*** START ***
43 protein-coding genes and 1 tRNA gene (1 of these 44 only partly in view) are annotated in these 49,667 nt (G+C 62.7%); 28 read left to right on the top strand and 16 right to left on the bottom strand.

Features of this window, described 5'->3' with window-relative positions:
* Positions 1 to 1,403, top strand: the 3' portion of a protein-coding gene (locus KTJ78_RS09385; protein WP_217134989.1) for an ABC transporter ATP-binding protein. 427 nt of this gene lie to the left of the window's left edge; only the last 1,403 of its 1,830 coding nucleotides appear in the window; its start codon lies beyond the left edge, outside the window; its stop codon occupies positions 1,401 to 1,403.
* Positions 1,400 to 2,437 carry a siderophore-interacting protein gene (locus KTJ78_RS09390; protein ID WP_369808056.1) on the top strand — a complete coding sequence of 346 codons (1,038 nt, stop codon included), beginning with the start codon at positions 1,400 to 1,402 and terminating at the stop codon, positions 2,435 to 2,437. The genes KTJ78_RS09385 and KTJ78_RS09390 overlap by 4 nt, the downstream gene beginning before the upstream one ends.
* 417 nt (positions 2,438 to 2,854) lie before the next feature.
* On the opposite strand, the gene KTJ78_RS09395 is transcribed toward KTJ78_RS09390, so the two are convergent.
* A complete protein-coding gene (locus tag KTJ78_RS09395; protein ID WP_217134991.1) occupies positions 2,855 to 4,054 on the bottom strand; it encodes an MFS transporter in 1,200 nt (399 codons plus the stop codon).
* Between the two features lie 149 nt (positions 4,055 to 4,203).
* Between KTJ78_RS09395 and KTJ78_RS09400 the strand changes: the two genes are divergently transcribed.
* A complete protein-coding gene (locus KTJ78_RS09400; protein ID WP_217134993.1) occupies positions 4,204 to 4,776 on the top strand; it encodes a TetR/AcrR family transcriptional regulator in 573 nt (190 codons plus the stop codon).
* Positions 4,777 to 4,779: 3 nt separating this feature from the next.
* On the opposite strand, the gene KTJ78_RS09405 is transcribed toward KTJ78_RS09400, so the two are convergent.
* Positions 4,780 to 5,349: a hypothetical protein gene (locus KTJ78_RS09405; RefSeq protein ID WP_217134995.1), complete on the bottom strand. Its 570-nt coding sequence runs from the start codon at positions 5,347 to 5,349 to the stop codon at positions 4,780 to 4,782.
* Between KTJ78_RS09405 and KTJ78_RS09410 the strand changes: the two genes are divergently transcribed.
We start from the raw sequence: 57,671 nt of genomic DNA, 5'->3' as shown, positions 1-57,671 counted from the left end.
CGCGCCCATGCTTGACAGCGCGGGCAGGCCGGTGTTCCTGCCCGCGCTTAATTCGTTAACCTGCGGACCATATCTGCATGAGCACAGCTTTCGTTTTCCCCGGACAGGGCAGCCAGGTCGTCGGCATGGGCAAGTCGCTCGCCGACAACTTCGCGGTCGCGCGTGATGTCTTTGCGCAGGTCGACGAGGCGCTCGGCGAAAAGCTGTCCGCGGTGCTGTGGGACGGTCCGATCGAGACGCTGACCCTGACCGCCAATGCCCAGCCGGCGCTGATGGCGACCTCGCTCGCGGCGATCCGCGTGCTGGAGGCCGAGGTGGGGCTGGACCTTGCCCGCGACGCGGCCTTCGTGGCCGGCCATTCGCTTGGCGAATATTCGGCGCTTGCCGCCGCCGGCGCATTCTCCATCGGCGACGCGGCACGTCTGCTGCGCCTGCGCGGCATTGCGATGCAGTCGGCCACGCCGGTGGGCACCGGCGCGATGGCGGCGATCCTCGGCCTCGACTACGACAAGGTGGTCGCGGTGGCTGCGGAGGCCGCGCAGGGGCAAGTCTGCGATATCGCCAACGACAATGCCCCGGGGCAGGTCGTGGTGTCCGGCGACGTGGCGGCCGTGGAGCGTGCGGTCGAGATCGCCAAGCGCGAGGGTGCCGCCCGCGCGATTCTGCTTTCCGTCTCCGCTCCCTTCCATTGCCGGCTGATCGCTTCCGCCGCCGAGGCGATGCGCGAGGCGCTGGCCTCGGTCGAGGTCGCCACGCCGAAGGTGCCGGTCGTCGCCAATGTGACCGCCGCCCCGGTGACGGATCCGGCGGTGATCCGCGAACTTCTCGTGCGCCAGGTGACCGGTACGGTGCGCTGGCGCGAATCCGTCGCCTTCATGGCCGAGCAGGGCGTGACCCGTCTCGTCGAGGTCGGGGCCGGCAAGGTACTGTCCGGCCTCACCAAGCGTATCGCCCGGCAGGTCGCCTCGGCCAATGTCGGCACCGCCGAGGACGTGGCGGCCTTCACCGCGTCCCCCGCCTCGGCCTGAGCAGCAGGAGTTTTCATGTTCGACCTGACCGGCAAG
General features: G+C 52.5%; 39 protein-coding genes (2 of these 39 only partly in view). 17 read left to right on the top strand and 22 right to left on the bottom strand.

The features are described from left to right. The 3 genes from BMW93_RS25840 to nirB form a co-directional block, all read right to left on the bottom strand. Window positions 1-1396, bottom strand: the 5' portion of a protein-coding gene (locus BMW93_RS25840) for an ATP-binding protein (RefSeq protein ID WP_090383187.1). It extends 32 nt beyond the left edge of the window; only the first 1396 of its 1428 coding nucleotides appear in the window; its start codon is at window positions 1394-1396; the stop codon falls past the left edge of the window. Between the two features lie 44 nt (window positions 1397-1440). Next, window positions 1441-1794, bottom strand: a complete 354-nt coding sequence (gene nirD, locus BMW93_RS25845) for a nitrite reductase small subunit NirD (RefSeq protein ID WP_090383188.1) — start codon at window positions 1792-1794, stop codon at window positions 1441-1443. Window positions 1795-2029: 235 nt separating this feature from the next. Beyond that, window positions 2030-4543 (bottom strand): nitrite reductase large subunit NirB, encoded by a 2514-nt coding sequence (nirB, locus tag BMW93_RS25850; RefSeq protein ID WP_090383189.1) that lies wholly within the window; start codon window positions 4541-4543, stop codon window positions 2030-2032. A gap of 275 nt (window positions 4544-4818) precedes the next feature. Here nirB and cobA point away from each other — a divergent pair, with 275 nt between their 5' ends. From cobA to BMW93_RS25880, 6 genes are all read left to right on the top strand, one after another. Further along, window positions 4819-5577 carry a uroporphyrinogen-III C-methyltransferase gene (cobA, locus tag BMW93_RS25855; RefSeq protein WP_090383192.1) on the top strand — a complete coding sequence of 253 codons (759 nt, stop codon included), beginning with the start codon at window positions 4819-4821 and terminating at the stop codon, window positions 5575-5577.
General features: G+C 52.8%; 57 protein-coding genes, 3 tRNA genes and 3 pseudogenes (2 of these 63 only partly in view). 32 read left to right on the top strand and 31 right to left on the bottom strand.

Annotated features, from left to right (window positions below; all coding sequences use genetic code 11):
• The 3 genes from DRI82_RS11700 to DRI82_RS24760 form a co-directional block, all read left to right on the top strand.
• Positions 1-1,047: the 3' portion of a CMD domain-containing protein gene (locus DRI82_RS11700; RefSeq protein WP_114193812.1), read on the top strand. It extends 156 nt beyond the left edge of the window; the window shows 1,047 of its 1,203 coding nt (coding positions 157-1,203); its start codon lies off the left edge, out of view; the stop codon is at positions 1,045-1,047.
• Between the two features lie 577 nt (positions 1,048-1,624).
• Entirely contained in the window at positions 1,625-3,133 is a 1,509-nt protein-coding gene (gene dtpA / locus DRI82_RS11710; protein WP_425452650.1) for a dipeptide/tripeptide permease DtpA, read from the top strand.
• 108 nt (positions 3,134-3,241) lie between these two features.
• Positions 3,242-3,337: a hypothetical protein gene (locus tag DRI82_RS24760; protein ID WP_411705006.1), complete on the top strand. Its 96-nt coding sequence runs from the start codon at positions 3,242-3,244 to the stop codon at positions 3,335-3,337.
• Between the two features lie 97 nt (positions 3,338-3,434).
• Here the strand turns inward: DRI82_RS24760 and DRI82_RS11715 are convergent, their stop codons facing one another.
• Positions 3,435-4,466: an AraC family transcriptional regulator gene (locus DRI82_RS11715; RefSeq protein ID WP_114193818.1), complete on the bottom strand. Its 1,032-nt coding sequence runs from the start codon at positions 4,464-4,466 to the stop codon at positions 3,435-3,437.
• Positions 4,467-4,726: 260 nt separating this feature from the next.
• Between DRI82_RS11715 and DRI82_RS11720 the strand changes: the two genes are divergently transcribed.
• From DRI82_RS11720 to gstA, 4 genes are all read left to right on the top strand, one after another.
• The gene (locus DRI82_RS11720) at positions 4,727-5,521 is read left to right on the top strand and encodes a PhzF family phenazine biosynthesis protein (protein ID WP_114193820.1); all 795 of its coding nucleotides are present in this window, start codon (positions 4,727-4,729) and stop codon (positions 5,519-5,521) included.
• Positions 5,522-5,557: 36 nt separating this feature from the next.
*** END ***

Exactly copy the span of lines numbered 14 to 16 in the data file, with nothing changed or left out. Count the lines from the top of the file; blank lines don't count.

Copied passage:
* Between KTJ78_RS09405 and KTJ78_RS09410 the strand changes: the two genes are divergently transcribed.
We start from the raw sequence: 57,671 nt of genomic DNA, 5'->3' as shown, positions 1-57,671 counted from the left end.
CGCGCCCATGCTTGACAGCGCGGGCAGGCCGGTGTTCCTGCCCGCGCTTAATTCGTTAACCTGCGGACCATATCTGCATGAGCACAGCTTTCGTTTTCCCCGGACAGGGCAGCCAGGTCGTCGGCATGGGCAAGTCGCTCGCCGACAACTTCGCGGTCGCGCGTGATGTCTTTGCGCAGGTCGACGAGGCGCTCGGCGAAAAGCTGTCCGCGGTGCTGTGGGACGGTCCGATCGAGACGCTGACCCTGACCGCCAATGCCCAGCCGGCGCTGATGGCGACCTCGCTCGCGGCGATCCGCGTGCTGGAGGCCGAGGTGGGGCTGGACCTTGCCCGCGACGCGGCCTTCGTGGCCGGCCATTCGCTTGGCGAATATTCGGCGCTTGCCGCCGCCGGCGCATTCTCCATCGGCGACGCGGCACGTCTGCTGCGCCTGCGCGGCATTGCGATGCAGTCGGCCACGCCGGTGGGCACCGGCGCGATGGCGGCGATCCTCGGCCTCGACTACGACAAGGTGGTCGCGGTGGCTGCGGAGGCCGCGCAGGGGCAAGTCTGCGATATCGCCAACGACAATGCCCCGGGGCAGGTCGTGGTGTCCGGCGACGTGGCGGCCGTGGAGCGTGCGGTCGAGATCGCCAAGCGCGAGGGTGCCGCCCGCGCGATTCTGCTTTCCGTCTCCGCTCCCTTCCATTGCCGGCTGATCGCTTCCGCCGCCGAGGCGATGCGCGAGGCGCTGGCCTCGGTCGAGGTCGCCACGCCGAAGGTGCCGGTCGTCGCCAATGTGACCGCCGCCCCGGTGACGGATCCGGCGGTGATCCGCGAACTTCTCGTGCGCCAGGTGACCGGTACGGTGCGCTGGCGCGAATCCGTCGCCTTCATGGCCGAGCAGGGCGTGACCCGTCTCGTCGAGGTCGGGGCCGGCAAGGTACTGTCCGGCCTCACCAAGCGTATCGCCCGGCAGGTCGCCTCGGCCAATGTCGGCACCGCCGAGGACGTGGCGGCCTTCACCGCGTCCCCCGCCTCGGCCTGAGCAGCAGGAGTTTTCATGTTCGACCTGACCGGCAAG